Andrew Molodynski: The mental health lottery only adds to patients' stress
FOR all the progress made in recent years on raising awareness of mental health issues and encouraging people to seek help, this is somewhat redundant when patients are left without access to necessary mental health services.
It is an issue that could come up when Prince Harry – who recently launched the Heads Together campaign to end the stigma around young people and mental health – is guest of honour at the Leeds Leads: Encouraging Happy Young Minds summit being hosted by Leeds Community Foundation today.
A BMA investigation looking into the number of out of area mental health placements across England has revealed the shocking number of patients who have to travel long distances for treatment.
The figures, provided by trusts and clinical commissioning groups in response to Freedom of Information requests, found that almost 6,000 adults were sent out of area for mental health treatment in 2016/17, a rise of almost 40 per cent in 2014/15.
With mental health services in dire need of investment, the increase in the amount of spending on out of area beds by 47 per cent from 2014-15 to 2016-17 is money that could be better spent investing in core mental health services.
In the area covered by the South West Yorkshire Partnership NHS Foundation Trust, 217 patients were placed put of area at a cost of over £3m as the average round trip for families and friends visiting patients was just under four hours by car and over five and half hours by public transport.
Similarly, in the area covered by the Leeds and York Partnership NHS Foundation Trust, 118 patients were sent out of area for treatment in costing over £4m. The average round trip by car was over three and a half hours, and almost six by public transport.
Placing patients out of area can pose a real risk to recovery as the fragmentation of care and separation from family and loved ones can make an already vulnerable patient feel more scared and isolated.
Shockingly, the investigation found that in Derbyshire, there were no NHS beds for female patients in need of intensive psychiatric care. No one should be subject to a postcode lottery when it comes to their health.
Indeed, the very process of finding a mental health bed out of area is laborious and adds undue stress to the patient.
Further complications arise when private hospitals refuse to accept a patient who has not been sectioned, as the discontinuity of care is an unnecessary stumbling block.
The lack of mental health beds is a clear example of how there must be parity of esteem between physical and mental health. A patient treated for a physical illness would not be expected to travel hundreds of miles for treatment. Why should it be any different for a mental health patient?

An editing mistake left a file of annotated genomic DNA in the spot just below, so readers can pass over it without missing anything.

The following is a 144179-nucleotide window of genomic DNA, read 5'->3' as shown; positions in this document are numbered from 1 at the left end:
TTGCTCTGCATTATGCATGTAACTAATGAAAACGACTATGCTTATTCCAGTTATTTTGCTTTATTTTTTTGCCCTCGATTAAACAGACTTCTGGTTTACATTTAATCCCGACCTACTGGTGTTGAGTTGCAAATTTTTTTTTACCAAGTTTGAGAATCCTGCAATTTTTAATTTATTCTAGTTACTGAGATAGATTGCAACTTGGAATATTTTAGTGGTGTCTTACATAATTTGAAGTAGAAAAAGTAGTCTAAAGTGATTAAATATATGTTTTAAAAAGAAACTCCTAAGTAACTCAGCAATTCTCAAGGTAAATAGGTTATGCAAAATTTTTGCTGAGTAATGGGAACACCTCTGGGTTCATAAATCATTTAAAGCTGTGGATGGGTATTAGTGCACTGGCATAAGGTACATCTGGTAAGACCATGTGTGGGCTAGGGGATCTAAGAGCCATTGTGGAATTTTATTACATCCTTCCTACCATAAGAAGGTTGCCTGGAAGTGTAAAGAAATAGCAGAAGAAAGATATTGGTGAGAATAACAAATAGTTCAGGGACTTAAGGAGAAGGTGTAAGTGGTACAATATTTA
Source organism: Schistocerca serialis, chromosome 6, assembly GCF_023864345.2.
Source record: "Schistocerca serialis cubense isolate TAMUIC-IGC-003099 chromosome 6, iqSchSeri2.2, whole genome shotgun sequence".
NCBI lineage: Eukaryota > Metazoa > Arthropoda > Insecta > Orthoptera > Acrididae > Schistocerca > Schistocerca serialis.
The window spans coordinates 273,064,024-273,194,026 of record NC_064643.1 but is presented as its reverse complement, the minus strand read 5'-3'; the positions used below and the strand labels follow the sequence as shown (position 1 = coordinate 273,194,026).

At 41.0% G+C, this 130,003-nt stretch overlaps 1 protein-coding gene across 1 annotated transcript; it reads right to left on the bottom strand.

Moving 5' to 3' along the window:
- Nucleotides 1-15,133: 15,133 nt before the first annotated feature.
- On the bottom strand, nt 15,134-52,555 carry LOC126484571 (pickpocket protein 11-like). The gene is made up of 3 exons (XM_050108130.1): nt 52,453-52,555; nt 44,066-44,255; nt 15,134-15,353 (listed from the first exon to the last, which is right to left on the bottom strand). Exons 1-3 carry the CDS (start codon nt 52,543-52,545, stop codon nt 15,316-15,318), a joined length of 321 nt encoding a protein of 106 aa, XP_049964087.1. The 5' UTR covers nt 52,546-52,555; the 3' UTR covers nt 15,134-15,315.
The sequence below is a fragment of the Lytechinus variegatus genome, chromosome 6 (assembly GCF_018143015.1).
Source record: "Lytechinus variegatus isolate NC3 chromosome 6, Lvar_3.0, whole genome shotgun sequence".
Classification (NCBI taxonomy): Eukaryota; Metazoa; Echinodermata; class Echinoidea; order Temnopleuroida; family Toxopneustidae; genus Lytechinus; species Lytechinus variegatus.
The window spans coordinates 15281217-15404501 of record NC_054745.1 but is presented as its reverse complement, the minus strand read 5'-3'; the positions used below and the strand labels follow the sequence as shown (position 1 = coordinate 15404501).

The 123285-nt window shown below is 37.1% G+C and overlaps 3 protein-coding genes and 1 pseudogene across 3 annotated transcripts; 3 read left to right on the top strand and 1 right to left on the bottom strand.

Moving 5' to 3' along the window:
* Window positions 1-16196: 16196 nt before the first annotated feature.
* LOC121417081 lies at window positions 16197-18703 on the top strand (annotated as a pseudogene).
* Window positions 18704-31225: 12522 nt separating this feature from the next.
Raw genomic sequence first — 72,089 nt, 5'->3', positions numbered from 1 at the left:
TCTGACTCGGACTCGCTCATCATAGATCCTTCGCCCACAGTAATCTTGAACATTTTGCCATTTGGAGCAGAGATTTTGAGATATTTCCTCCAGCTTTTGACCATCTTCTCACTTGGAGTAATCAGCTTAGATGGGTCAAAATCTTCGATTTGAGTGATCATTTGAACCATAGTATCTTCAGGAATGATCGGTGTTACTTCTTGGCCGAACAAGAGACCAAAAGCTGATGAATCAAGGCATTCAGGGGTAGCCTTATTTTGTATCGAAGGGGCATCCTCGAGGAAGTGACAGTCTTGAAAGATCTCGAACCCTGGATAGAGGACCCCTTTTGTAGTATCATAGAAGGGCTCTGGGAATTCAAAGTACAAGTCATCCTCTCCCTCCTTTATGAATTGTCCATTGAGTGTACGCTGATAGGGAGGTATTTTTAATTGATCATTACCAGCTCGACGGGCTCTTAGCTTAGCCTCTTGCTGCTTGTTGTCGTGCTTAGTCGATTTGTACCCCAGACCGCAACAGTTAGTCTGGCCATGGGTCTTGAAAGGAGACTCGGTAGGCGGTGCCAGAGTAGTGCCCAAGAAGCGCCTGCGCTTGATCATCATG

While Government proposals to improve community care will benefit mental health patients, it is no substitute for investment in services and resources.
Lack of funding means that many patients never have the intervention they truly need and spend years going back and forth between half-measure services while their condition worsens.
Government initiatives like the £15m pilots on mental health first aid in schools, the Think Ahead graduate programme, and the £67.7m for digital mental health services are a step in the right direction but don’t go far enough to alleviate the current pressures as services reach breaking point.
The extent to which people suffer from mental health problems is becoming more apparent. The dramatic rise in the number of young people being admitted to hospital for self-harm is further reason for the Government to address the increasing demand on mental health services.
The fast pace of modern living has brought with it unprecedented societal pressures that directly contribute to a decline in mental health. While this is perhaps typically more associated with city living, in rural Yorkshire the farming community is raising awareness of mental health issues. The move from manpower to machinery in agriculture has meant that farmers are at a greater risk of isolation as they no longer work in a community.
Out of area placements are not just an inconvenience, they can have tragic consequences. An inquest in 2016 into the death of 29-year-old David Knight, from Cornwall, found that his treatment at a hospital 150 miles away from his home was likely to have had a bearing on his death.
The Government must take urgent action to address the inadequacies in mental health treatment that are all too prevalent throughout the country.
Failure to do so will unfortunately mean that many more patients like David will fall through the cracks.
Dr Andrew Molodynski is a NHS consultant psychiatrist and the British Medical Association’s consultants committee mental health policy lead.